Art director Jamie Mageau brings his ‘inaction figures’ to life

A long time ago, in a galaxy

Actually, no. Let’s try that again.

About a year ago, while passing the No Frills store close to his former workplace in Toronto’s east end, a thought occurred to veteran art director Jamie Mageau: What would a line of generic Star Wars figures look like anyway?

Twelve months later, we have the answer, thanks to his newly unveiled line of “Space Movie” toys. In addition to their immovable arms and legs and a noticeable lack of accessories, Mageau’s so-called “inaction figures” also feature generic names like Villain (Darth Vader), Farm Boy (Luke Skywalker) and Blabberbot (C3-PO).

If you’re a kid craving all the fun and excitement of Star Wars, these are most definitely not the toys you’re looking for.

“There’s no reason why you should want to take them out of their package,” says Mageau, a senior art director whose career has included stops at Zulu Alpha Kilo, Dentsu Canada, Umbra and Yield.

Mageau (that’s him in the bottom photo, wearing a Death Trooper helmet he 3D printed, assembled and painted for the 2018 Star Wars Fan Expo) came up with the project while taking what he calls a “creative break” from the ad industry. “I’ve spent a lot of years in advertising, so I’m taking a bit of a break to recharge and I wanted to have a project while I’m doing that,” he says. “I’ll be back in advertising but I’ll always have my own projects on the side.”


Mageau has been tinkering with fabrication for more than a decade. In 2008, he was the brains behind “The Visible Blundstone” for the footwear company’s Boot it Up!, a fashion and visual arts fundraiser in support of Sketch, a collective that uses art to reach street youth.

An experiment using polymer clay, silicone rubber and casting resin, The Visible Blundstone depicted one of the company’s boot as a living organism, complete with ribs, intestines and other internal organs.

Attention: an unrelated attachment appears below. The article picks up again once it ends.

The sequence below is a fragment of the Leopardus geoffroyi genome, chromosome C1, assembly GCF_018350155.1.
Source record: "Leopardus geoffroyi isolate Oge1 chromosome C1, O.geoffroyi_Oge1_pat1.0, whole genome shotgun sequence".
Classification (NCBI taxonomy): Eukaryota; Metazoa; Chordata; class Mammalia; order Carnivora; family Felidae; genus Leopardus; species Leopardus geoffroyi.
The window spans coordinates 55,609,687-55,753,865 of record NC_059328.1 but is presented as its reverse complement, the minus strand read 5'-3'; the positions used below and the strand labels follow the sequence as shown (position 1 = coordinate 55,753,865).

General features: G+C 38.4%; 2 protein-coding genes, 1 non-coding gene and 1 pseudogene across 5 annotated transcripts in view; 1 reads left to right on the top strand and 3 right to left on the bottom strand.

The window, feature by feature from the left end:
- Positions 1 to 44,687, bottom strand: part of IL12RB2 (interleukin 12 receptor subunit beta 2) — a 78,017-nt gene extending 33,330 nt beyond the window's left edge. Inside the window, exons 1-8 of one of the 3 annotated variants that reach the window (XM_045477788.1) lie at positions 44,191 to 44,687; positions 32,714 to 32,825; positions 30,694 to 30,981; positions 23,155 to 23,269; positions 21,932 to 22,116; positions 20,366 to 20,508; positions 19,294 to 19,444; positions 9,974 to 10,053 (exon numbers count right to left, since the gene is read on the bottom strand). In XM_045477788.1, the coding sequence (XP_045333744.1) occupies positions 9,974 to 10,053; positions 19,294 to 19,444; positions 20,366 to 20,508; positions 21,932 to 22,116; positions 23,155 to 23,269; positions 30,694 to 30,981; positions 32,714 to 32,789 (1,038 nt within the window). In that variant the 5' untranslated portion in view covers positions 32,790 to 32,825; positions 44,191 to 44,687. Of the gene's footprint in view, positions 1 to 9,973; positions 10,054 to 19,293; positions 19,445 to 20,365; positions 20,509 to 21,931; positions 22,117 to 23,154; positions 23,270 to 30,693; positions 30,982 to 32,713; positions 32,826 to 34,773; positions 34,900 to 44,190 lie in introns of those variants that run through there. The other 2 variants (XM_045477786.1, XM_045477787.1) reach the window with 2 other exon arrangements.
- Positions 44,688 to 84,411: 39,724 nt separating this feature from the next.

A toy collector since he was a young boy, Mageau says he was encouraged to try making his own collectibles after discovering a New York pop artist called the Super Sucklord—who sells what his website describes as bootleg toys that “steal shamelessly from Star Wars, vintage advertising and all manner of pop culture trash.”

Mageau also fell in with a Toronto art toy collective called Toyronto—a self-described “bunch of resin slinging misfits with funny nicknames”—who create collectible toy lines bearing names like “Mr. Business—The Intergalactic Salesman” and “All Seeing Moose Eye.”

“When we get together and start talking it’s all about toys—what we’re creating and supporting and promoting each other,” says Mageau.

Selling for $35 on the website, the Space Movie figures are aimed squarely at fanatical Star Wars collectors. Their biggest selling point is the packaging, with its yellow and black colour scheme, lower-case writing and sans serif typeface that has been a signifier of generic products for decades.

“I wanted it to be as perfect as it could be,” says Mageau, who says he spent hours sourcing everything from backing card manufacturers to a company specializing in the plastic bubbles that surround his toys. “I couldn’t even put a number on the hours spent on this,” he says. “It’s been a lot of trial and error and practice, trying to figure out what’s going to work.”

The Space Movie figures are built around the so-called “12-Back” figures from Star Wars, released by the now-defunct U.S toy company Kenner in 1977. “I loved the whole world around it, and how crazy people got about it,” said Mageau who has acquired all 12 of the original figures, long discontinued, via the re-sale market.

Mageau says he has sold about one-third of the 96 figures he created, with 12 of the 16 orders coming from U.S. customers—including one Florida man (and let’s be honest, it’s almost always men) who purchased an entire set.

“He had seen the figures and kind of rolled his eyes, but he was interested enough to click through to the website,” says Mageau. “As soon as he saw the packaging, and how it was displayed and the language around it, he said ‘There’s something special here.'”

Chris Powell